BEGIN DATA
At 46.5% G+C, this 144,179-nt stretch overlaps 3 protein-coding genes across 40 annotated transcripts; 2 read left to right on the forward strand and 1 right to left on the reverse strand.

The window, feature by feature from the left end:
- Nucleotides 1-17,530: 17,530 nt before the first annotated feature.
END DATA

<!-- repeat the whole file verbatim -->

At 46.5% G+C, this 144,179-nt stretch overlaps 3 protein-coding genes across 40 annotated transcripts; 2 read left to right on the forward strand and 1 right to left on the reverse strand.

The window, feature by feature from the left end:
- Nucleotides 1-17,530: 17,530 nt before the first annotated feature.